Soviet soldiers wreaked havoc on the elite German armored forces’ morale, after which they definitively lost faith in a German victory. Source: Ministry of Defence of the Russian Federation / mil.ru
Prokhorovsky field is silent. Only the sound of bells are heard tolling intermittently, calling parishioners to services in the Prokhorovka Peter and Paul Church, which was built on donations from the people, in memory of the soldiers who died on the Kursk Bulge.
Seventy years ago, a terrible battle raged here, when, in the vicinity of Prokhorovka, the largest tank battle in all of world history unfolded. Here, Soviet Guard units clashed head-on with the Wehrmacht’s elite SS Panzer divisions.
The Battle of Kursk is also known as the Battle of the Kursk Bulge, named for the curved front of the battle formed by Soviet troops (see battle map).
“We will have lunch in Kursk!”
Fighting on the southern face of the Kursk Bulge actually began on July 4, 1943.
The major events, however, unfolded in the early morning of July 5, when the Germans struck the first massive blow with their armored formations. That morning, the commanding officer of the 1st SS Panzer Division Leibstandarte SS Adolf Hitler, Obergruppenführer Josef Dietrich, drove up to his Tigers and heard an officer shout to him, “We will have lunch in Kursk!”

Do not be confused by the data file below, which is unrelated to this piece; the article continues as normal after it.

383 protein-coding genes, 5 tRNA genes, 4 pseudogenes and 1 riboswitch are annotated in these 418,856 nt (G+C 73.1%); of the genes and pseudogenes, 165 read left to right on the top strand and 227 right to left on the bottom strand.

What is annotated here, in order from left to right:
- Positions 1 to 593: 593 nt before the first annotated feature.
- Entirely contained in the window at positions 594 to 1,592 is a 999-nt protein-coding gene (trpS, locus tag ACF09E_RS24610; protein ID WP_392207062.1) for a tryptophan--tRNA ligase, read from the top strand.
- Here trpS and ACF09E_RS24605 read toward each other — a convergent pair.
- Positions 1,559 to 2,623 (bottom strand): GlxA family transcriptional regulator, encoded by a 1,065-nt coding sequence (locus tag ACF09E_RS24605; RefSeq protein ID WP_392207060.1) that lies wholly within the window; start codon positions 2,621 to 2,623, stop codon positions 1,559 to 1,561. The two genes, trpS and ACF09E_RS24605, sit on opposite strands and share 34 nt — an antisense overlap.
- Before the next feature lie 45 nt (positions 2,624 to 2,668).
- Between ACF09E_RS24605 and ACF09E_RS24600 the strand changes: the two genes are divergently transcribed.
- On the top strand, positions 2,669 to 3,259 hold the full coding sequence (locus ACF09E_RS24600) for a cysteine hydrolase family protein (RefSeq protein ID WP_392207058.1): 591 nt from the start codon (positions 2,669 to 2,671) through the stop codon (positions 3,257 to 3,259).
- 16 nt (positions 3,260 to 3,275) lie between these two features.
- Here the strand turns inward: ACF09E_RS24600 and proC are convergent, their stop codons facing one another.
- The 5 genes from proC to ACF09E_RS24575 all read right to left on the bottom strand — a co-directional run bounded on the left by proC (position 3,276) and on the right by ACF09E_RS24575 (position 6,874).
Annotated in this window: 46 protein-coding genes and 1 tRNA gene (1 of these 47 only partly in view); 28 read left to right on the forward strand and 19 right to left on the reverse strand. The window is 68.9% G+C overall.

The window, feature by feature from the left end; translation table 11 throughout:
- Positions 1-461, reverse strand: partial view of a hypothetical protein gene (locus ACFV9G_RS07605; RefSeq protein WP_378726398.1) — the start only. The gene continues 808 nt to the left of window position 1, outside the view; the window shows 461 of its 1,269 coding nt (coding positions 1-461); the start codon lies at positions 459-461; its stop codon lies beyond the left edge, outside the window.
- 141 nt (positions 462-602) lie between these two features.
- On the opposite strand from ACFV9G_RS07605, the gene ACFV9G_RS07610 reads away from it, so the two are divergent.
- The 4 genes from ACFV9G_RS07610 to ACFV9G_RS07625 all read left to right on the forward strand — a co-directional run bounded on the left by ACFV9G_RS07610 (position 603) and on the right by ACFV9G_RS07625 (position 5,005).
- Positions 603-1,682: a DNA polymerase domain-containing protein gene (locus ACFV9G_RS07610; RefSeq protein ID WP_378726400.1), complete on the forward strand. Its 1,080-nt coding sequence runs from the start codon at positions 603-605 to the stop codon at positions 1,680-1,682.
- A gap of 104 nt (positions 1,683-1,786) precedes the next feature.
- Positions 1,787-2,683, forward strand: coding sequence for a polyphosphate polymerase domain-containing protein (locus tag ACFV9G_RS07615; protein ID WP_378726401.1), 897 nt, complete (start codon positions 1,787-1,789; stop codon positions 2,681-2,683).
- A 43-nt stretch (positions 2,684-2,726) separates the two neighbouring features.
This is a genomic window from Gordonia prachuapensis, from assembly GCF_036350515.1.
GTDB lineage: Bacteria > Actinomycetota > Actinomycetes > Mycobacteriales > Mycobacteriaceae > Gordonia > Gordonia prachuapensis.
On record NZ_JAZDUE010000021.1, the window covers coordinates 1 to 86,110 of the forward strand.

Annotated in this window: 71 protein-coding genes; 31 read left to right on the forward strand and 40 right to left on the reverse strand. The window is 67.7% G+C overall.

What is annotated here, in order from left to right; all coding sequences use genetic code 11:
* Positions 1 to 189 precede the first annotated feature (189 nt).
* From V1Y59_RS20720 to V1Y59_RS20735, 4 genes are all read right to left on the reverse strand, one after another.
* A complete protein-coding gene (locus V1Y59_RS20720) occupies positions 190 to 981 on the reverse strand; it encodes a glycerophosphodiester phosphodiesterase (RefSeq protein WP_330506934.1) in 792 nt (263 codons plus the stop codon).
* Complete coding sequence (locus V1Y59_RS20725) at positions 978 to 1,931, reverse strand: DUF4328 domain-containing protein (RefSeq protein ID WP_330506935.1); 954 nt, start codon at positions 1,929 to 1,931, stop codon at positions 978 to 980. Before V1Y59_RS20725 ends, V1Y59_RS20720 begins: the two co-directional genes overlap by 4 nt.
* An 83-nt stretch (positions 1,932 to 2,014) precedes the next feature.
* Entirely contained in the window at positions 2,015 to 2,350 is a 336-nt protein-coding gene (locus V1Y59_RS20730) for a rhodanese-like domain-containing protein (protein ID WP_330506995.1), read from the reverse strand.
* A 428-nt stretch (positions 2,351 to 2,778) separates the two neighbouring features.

But the SS had neither lunch nor dinner in Kursk.
At 8:30 a.m. on July 12, Soviet attack forces launched a counter-offensive against the troops of the 4th Panzer Army.Acutely aware that a successful Soviet offensive could crush the entire Army Group South, German Cmdr. Erich von Manstein threw all available forces into an effort to meet the Soviet attack. A bitter struggle broke out on a front that spanned more than 124 miles.
The fiercest fighting broke out on July 12, on the so-called Prokhorovka bridgehead—a strip of land captured by the Germans after a close-fought battle over the course of July 11. Having taken the bridgehead, the main body of the SS Panzer Corps turned around and took action. The Soviet command then launched its main attack.
Soviet Cmdr. Pavel Rotmistrov: “After several minutes of firing on the move, the attacking echelon of our 29th and 18th Tank Corps cut into the Nazi ranks with a thrust forward—a rapid assault literally through the enemy ranks. […]